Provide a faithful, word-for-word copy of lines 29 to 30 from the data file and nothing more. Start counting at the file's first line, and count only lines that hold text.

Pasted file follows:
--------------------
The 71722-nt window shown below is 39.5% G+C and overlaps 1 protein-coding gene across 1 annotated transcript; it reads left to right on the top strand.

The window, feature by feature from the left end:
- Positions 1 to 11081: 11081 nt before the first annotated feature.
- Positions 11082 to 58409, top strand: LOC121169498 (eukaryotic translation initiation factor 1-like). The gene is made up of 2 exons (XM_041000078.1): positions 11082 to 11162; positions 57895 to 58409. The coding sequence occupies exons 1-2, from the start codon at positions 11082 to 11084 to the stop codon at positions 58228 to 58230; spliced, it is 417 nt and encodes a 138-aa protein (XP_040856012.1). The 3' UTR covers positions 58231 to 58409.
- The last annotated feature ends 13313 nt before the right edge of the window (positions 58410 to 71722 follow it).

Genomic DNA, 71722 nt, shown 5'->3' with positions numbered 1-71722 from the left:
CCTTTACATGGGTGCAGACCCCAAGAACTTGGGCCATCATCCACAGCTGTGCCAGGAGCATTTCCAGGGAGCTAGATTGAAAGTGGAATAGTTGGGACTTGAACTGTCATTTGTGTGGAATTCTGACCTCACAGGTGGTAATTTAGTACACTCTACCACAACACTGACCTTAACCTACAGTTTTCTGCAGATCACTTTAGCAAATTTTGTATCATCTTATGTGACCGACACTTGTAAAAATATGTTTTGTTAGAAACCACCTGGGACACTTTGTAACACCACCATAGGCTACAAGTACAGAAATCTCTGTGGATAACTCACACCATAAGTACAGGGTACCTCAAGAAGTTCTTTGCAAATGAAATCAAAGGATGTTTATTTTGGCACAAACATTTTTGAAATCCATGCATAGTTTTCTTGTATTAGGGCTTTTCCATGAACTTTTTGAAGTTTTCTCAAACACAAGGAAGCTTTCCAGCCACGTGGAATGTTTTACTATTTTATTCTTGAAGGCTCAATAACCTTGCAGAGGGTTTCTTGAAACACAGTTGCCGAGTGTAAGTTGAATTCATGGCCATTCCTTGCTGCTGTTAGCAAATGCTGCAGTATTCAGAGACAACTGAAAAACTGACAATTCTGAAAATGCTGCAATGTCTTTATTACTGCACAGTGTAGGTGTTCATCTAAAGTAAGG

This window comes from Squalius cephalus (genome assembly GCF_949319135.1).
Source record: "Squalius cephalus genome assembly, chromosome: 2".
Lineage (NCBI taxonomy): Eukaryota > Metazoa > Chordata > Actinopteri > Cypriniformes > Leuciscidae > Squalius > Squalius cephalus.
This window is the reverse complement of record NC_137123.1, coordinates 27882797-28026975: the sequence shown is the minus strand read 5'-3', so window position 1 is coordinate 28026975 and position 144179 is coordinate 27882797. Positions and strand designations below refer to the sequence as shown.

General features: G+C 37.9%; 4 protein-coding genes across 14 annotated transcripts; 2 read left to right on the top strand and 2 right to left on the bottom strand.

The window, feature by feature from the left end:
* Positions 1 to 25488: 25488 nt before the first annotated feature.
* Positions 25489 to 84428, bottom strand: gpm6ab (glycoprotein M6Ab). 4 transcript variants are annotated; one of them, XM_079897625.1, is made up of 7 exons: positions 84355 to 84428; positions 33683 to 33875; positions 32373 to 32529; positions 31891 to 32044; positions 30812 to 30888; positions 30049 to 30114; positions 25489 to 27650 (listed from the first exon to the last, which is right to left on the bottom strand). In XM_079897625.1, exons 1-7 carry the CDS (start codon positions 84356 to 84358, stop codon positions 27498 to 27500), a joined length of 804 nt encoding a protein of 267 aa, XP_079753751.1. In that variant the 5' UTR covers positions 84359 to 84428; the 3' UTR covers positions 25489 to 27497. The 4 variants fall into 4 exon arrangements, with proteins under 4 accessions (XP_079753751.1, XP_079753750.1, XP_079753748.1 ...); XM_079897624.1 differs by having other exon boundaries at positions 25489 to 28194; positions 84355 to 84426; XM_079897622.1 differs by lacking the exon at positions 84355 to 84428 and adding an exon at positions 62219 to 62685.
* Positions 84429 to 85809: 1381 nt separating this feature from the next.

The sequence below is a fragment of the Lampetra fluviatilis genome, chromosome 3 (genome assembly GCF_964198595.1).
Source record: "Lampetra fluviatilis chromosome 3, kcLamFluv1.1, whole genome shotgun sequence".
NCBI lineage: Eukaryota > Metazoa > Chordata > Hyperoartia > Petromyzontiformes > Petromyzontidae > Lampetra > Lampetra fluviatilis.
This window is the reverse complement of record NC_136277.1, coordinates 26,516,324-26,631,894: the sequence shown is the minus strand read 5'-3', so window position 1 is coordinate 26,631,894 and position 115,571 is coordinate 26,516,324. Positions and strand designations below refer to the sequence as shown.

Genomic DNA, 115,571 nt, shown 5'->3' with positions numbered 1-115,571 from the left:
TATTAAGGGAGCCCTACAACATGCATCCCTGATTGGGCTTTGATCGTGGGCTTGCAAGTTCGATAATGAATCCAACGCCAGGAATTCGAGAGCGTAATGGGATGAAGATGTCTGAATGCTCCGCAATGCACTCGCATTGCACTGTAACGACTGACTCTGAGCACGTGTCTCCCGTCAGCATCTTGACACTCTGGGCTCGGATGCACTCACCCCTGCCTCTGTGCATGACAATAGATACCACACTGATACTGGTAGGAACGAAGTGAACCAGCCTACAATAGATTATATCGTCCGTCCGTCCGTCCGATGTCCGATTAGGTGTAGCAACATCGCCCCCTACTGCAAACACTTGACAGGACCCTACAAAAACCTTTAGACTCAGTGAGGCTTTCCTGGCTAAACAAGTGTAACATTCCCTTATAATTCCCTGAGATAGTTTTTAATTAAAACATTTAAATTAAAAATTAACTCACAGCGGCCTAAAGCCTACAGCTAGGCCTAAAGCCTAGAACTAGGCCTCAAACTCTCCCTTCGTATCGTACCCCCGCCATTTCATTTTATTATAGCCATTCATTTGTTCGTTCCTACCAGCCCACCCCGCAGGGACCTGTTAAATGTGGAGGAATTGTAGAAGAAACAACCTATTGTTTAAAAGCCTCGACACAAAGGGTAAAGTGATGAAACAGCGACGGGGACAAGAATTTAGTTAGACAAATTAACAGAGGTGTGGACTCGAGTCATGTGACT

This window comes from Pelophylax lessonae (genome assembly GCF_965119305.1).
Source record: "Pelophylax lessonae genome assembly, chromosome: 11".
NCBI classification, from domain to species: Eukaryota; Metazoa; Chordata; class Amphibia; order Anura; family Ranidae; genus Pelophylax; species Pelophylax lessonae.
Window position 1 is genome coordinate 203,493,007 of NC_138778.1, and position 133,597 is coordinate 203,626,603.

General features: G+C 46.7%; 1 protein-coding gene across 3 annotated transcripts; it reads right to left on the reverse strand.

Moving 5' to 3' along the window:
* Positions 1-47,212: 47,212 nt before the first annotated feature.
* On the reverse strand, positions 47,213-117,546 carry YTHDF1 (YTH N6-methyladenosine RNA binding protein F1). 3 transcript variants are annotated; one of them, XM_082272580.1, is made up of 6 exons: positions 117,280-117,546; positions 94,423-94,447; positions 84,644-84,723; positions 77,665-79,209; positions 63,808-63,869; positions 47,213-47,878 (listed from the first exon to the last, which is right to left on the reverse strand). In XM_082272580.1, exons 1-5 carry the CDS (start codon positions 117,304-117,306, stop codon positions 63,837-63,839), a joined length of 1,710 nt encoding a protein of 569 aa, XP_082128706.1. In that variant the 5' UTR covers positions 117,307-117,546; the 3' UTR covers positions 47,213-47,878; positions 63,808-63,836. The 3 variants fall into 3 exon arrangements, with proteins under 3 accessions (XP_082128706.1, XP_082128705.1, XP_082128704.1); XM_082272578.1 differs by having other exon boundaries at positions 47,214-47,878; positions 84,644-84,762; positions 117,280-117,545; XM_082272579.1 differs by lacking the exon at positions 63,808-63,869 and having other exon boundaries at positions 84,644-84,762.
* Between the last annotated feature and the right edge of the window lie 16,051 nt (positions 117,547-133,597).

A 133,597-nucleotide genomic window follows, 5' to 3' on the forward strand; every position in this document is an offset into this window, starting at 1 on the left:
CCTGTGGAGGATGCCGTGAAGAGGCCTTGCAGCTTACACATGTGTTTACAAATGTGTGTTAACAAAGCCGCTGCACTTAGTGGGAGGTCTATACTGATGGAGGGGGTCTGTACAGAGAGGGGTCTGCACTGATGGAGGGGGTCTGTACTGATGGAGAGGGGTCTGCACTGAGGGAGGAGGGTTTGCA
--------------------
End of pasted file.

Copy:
* Positions 1-47,212: 47,212 nt before the first annotated feature.
* On the reverse strand, positions 47,213-117,546 carry YTHDF1 (YTH N6-methyladenosine RNA binding protein F1). 3 transcript variants are annotated; one of them, XM_082272580.1, is made up of 6 exons: positions 117,280-117,546; positions 94,423-94,447; positions 84,644-84,723; positions 77,665-79,209; positions 63,808-63,869; positions 47,213-47,878 (listed from the first exon to the last, which is right to left on the reverse strand). In XM_082272580.1, exons 1-5 carry the CDS (start codon positions 117,304-117,306, stop codon positions 63,837-63,839), a joined length of 1,710 nt encoding a protein of 569 aa, XP_082128706.1. In that variant the 5' UTR covers positions 117,307-117,546; the 3' UTR covers positions 47,213-47,878; positions 63,808-63,836. The 3 variants fall into 3 exon arrangements, with proteins under 3 accessions (XP_082128706.1, XP_082128705.1, XP_082128704.1); XM_082272578.1 differs by having other exon boundaries at positions 47,214-47,878; positions 84,644-84,762; positions 117,280-117,545; XM_082272579.1 differs by lacking the exon at positions 63,808-63,869 and having other exon boundaries at positions 84,644-84,762.